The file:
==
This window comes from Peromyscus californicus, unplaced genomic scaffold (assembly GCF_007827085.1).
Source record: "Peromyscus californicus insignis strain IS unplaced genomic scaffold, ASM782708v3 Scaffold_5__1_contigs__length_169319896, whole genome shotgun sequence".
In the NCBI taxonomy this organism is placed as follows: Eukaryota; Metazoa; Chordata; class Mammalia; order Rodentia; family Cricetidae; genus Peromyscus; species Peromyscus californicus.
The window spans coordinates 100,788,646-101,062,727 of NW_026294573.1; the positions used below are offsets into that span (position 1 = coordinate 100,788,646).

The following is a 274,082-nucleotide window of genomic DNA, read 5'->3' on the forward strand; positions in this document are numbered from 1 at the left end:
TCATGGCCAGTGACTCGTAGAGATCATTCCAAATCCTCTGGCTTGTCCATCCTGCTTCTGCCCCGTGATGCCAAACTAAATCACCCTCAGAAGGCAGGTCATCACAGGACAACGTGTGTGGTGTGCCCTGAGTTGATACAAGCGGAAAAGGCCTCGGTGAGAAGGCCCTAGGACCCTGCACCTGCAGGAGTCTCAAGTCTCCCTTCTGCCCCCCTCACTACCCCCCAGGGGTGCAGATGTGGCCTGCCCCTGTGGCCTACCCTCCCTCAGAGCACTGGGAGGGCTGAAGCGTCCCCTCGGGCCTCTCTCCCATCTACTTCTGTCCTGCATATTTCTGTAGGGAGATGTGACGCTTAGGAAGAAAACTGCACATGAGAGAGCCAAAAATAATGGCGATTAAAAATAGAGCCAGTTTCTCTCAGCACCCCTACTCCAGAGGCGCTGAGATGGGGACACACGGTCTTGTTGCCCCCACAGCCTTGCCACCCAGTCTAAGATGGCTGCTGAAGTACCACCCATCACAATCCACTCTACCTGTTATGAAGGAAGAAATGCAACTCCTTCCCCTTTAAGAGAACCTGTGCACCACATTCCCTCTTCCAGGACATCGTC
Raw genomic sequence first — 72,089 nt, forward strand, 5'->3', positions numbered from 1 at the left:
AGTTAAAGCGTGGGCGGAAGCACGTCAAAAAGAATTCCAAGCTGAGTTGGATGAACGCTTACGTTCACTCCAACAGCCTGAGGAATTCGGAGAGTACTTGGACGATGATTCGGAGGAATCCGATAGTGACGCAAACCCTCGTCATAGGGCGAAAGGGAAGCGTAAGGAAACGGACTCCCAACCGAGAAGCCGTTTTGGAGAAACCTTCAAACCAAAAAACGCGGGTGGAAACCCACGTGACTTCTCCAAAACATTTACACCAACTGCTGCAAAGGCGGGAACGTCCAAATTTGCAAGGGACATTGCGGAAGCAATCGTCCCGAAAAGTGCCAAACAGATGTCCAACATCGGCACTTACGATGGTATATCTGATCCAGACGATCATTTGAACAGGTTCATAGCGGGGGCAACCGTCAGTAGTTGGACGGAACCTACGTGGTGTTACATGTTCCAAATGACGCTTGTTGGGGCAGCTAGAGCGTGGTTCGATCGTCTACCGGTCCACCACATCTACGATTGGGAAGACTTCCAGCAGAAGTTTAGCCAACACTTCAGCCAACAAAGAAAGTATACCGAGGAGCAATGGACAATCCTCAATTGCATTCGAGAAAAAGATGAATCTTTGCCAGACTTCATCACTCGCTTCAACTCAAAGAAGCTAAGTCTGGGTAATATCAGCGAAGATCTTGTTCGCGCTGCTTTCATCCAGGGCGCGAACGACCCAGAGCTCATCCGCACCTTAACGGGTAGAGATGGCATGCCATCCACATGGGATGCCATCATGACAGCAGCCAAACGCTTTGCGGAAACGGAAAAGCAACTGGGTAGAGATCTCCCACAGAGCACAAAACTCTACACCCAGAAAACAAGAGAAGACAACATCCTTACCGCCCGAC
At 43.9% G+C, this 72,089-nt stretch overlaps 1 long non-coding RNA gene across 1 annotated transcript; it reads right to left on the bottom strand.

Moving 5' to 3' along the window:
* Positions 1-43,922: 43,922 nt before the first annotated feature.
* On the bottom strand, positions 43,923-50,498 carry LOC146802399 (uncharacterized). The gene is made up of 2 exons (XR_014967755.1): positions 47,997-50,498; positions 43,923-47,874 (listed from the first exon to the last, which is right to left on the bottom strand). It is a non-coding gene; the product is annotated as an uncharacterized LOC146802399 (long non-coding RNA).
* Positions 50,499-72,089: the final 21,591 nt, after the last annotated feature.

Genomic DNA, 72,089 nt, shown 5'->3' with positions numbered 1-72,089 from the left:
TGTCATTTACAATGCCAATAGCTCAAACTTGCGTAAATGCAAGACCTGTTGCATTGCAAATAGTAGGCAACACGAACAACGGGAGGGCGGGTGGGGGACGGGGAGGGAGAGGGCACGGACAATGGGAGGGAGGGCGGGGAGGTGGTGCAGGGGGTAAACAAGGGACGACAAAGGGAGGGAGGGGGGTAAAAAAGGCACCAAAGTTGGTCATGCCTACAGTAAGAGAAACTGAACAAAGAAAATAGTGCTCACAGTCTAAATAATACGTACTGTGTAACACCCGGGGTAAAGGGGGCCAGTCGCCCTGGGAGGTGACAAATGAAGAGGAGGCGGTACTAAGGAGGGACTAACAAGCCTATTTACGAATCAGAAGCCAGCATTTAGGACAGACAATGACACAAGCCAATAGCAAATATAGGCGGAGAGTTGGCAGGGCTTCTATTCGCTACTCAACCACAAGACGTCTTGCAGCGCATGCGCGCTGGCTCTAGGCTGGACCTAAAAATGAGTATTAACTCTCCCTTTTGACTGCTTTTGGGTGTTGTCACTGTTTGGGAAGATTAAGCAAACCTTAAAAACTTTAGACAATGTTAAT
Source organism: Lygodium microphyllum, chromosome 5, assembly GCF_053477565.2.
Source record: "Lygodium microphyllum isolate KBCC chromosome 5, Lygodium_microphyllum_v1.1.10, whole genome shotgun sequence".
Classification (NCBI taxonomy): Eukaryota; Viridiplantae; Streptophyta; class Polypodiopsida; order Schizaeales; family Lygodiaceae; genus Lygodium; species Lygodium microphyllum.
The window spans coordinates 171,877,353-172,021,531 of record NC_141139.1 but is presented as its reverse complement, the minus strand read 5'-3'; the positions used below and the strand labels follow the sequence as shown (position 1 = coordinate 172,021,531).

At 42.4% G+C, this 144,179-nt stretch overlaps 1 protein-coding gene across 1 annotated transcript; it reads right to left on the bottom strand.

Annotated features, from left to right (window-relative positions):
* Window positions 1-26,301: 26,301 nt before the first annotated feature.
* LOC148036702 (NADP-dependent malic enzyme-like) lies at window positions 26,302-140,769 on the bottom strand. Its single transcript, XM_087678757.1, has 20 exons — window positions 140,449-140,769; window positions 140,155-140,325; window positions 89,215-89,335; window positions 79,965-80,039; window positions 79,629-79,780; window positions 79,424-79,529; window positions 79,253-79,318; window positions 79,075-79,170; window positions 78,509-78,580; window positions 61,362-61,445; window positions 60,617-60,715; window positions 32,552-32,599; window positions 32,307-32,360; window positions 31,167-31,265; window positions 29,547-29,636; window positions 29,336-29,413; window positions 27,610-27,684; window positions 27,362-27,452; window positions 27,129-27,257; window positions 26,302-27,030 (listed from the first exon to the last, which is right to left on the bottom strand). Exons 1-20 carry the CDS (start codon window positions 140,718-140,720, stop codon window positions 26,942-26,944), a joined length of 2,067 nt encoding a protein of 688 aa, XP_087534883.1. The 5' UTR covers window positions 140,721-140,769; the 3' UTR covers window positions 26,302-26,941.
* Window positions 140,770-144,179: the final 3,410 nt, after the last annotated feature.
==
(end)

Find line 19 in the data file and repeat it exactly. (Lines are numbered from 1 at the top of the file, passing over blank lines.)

The window spans coordinates 171,877,353-172,021,531 of record NC_141139.1 but is presented as its reverse complement, the minus strand read 5'-3'; the positions used below and the strand labels follow the sequence as shown (position 1 = coordinate 172,021,531).